Shan Café in Beijing, China
(Image credit: press)

Robot3 Design’s brief for Shan Café was simple enough: to turn a nondescript office space in Beijing’s Jingyuan Art Center into a two-level café selling coffee, simple pasta dishes and pastry. 

The problem was that the ceiling height of the first floor is barely four metres which, as lead designer Pan Fei points out, is high for a single storey, but not high enough for two. The solution was to dig down a meter in the centre of the space and then build a mezzanine over it.

The result is a light airy space that Pan says is meant to evoke the sensation of being in the countryside, particularly apt given that the building is at the foot of Beijing’s ancient Fragrant Hills. The metaphor is amplified by the judicious use of raw brick and unvarnished timber, and the insertion of a faux log cabin that hovers over private nook with banquettes and hides the staircase to the second level. The open plan is demarcated into smaller cozier nooks with hollowed out trellises, and layers of planter boxes that provide alternating flashes of green and natural light.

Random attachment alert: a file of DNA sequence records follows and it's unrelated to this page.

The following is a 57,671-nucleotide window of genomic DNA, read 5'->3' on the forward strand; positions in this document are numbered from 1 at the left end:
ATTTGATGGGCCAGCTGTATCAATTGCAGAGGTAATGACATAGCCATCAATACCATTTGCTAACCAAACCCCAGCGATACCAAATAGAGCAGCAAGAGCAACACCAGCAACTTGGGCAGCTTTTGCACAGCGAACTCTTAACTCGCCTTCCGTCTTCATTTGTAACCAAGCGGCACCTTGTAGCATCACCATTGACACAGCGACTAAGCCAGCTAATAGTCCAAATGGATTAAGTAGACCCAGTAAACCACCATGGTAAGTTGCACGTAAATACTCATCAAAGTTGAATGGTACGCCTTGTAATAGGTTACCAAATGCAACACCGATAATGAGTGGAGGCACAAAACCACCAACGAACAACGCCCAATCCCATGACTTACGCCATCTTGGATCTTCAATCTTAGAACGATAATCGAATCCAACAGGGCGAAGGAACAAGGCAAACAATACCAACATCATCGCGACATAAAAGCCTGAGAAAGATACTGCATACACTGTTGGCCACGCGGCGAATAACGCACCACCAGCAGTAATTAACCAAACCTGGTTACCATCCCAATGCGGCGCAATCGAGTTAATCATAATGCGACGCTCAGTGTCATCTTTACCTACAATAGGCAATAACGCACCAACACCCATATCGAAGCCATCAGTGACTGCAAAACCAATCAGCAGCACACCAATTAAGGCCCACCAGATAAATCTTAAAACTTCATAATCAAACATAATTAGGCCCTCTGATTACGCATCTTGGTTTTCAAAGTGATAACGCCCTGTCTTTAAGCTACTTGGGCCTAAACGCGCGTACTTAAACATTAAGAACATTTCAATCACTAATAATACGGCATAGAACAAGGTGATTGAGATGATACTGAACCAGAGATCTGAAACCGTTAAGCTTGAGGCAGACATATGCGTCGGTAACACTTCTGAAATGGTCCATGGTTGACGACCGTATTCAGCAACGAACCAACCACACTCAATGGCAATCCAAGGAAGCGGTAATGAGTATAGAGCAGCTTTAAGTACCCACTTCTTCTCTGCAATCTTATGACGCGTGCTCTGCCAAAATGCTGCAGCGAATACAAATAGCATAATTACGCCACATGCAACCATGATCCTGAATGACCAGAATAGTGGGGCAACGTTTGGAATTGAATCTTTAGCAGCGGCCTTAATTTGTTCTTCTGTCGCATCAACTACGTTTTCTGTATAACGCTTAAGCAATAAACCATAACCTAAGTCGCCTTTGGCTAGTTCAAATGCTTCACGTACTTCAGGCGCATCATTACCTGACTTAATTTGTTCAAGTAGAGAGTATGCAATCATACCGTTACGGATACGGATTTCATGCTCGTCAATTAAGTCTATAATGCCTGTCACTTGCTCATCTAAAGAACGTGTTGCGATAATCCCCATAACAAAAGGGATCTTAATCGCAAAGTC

‘For this project, the owner had two requirements: low cost, and interesting,’ Pan says. “‘To control the budget, we used very simple and natural materials. To be interesting, the cabin beside the stairs is made of pine sticks. We put the sticks in order one by one.'

Shan Café long dining table

(Image credit: press)

Shan Café dining table with hanging lights

(Image credit: press)

Cafe dining area

(Image credit: press)


No. 5, Tangjia Village
Jingyuan Art Center
Chaoyang District


Daven Wu is the Singapore Editor at Wallpaper*. A former corporate lawyer, he has been covering Singapore and the neighbouring South-East Asian region since 1999, writing extensively about architecture, design, and travel for both the magazine and website. He is also the City Editor for the Phaidon Wallpaper* City Guide to Singapore.